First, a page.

“This is an important ruling for consumers. As more and more sweeteners are used to formulate foods in the U.S., consumers need to be vigilant in reading the ingredients part of the Food Label to verify if the product is made with all natural real sugar or some man-made, chemical sweetener. To help consumers, advertising of these food products must be accurate and not misleading,” says Andy Briscoe, President of the Sugar Association.

The New Zealand Advertising Standards Authority was formed in 1973 and is a self-regulating body comprised of marketing and advertising agencies in New Zealand.

To learn more about the truth about Splenda, please contact Rich Masters at Qorvis Communications at 202-496-1000, email at rmasters@qorvis.com or visit the website www.truthaboutsplenda.com.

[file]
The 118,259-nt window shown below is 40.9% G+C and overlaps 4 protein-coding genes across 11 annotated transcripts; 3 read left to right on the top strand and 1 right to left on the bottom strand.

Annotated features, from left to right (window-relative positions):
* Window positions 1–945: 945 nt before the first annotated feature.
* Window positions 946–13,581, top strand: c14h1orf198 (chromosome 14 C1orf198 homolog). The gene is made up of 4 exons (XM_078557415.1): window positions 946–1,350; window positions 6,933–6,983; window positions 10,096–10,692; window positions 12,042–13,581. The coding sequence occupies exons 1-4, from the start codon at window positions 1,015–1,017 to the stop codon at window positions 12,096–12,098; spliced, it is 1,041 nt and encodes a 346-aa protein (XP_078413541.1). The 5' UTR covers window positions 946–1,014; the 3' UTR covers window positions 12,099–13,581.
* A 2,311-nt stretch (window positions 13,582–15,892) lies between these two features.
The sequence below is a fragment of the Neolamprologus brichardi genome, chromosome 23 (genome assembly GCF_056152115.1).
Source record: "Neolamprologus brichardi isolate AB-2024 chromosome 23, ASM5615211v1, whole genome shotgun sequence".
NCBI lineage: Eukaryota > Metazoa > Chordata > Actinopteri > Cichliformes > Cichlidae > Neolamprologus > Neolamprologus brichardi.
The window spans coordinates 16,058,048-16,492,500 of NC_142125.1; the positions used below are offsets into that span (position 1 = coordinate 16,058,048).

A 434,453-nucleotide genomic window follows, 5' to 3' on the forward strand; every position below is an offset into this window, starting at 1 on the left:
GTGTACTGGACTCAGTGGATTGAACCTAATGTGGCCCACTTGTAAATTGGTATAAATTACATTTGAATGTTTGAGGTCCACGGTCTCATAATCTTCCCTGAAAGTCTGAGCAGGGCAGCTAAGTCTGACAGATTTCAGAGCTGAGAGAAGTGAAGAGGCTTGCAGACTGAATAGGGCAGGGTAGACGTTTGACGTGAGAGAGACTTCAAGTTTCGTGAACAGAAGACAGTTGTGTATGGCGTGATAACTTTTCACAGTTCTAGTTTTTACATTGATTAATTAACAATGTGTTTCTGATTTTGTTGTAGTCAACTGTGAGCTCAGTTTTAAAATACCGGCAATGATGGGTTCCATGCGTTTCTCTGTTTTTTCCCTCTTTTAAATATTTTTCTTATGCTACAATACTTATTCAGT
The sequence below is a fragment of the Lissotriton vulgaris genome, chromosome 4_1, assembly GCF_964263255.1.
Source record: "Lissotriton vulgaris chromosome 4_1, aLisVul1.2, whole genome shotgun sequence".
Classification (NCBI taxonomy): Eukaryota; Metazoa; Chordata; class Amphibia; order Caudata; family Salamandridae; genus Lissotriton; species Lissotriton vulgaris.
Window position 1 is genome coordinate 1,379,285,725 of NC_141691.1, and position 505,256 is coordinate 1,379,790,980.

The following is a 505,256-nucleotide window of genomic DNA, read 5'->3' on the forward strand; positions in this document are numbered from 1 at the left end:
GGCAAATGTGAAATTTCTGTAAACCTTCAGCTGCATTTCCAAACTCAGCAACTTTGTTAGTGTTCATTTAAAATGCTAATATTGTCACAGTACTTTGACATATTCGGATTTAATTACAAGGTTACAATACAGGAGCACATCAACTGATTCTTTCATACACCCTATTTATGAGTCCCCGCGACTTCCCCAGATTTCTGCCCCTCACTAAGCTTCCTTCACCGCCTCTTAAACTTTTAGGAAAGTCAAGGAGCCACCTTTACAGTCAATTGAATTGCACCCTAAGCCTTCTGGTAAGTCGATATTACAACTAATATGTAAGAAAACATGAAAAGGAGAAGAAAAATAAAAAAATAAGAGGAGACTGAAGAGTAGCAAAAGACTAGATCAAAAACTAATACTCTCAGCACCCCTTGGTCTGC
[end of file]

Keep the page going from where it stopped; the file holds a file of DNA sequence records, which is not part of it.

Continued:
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12:16 PM  
Blogger Frederic Christie said...

Individual cases of egregious fraud are prosecuted. The state in capitalist societies often serves to insure the long term viability of the system even at the short term cost of some actors. A market cannot operate without some laws. Stealing is the most obvious, but fraud also undermines the market by preventing the best product from being chosen by consumers and making competition based on irrelevant variables to product quality. I think the fact that in the US (and almost undoubtedly elsewhere), even these tepid lawsuits over obviously flawed products cost so much, come so late and so infrequently and are so vigorously opposed (often as "frivolous lawsuits", as if the idea that McDonald's should pay some of the social cost of their product is frivolous) indicates the broader problem.

Advertisement is a waste and it is only necessary because we have capitalism. If the hope of TV without cereal ads gets people to the revolution, I'll scream it into people's beds at night.

2:10 PM